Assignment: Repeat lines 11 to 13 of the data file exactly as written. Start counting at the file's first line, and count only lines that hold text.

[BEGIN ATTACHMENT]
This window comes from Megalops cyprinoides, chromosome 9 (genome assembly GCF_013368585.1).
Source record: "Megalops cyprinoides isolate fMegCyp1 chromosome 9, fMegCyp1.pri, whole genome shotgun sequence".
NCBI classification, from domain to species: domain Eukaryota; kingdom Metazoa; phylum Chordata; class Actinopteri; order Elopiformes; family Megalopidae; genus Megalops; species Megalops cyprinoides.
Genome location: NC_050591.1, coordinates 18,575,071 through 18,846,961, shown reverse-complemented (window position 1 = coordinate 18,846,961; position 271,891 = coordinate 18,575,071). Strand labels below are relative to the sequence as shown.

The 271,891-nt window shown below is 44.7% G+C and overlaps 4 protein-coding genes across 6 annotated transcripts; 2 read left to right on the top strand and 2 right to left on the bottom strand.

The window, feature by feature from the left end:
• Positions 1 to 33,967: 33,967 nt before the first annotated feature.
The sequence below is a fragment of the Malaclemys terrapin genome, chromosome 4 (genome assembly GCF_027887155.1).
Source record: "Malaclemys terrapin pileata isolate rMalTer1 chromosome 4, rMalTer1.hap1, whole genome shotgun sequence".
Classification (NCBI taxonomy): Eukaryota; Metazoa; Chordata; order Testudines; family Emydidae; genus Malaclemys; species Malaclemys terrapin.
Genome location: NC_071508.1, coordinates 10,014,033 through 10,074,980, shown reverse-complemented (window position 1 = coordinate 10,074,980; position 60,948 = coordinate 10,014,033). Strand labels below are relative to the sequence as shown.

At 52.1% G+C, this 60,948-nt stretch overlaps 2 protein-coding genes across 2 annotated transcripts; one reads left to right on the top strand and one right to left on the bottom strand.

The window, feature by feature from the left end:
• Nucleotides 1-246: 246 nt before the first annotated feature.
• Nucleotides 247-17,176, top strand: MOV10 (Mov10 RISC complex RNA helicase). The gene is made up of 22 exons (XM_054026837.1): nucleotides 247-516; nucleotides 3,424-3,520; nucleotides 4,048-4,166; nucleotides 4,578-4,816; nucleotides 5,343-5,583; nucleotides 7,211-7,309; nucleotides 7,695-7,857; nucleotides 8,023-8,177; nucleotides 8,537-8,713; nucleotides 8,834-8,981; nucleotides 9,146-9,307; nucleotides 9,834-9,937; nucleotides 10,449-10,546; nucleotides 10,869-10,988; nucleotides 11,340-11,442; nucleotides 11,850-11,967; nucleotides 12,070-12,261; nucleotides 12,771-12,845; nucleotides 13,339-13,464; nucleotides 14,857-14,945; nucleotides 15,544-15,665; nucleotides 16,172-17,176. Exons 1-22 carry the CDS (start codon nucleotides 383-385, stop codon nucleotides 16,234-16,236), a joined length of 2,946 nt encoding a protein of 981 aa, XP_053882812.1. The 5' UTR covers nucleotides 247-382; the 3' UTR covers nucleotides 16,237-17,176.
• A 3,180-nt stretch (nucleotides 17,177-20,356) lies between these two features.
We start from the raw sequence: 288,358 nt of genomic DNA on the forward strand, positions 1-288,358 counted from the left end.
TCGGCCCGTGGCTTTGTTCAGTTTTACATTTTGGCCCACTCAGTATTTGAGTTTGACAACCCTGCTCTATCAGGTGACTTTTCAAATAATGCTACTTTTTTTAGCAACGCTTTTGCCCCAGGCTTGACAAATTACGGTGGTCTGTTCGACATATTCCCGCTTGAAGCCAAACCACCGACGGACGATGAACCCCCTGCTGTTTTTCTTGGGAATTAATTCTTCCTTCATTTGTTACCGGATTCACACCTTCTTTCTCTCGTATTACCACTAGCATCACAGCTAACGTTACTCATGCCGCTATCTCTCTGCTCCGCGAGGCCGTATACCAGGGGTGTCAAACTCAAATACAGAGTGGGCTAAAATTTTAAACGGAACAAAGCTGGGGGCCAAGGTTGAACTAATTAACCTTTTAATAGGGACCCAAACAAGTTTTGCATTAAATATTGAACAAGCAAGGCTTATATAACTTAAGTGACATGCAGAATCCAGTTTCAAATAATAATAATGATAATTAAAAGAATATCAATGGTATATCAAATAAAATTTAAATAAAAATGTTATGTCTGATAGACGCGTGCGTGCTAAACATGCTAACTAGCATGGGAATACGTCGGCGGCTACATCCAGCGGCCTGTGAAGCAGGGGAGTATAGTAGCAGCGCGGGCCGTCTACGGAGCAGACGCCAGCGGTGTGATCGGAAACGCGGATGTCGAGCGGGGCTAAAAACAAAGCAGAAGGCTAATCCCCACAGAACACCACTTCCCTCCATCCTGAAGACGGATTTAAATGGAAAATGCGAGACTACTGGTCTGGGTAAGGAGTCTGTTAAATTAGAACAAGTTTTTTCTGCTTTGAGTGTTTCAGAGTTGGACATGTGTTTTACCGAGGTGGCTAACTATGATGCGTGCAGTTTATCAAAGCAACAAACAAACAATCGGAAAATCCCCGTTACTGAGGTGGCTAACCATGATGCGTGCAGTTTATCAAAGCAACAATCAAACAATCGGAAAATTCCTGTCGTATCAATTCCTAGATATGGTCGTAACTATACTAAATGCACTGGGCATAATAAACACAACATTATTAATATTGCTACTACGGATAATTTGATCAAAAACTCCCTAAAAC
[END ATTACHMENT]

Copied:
Genome location: NC_071508.1, coordinates 10,014,033 through 10,074,980, shown reverse-complemented (window position 1 = coordinate 10,074,980; position 60,948 = coordinate 10,014,033). Strand labels below are relative to the sequence as shown.

At 52.1% G+C, this 60,948-nt stretch overlaps 2 protein-coding genes across 2 annotated transcripts; one reads left to right on the top strand and one right to left on the bottom strand.

The window, feature by feature from the left end: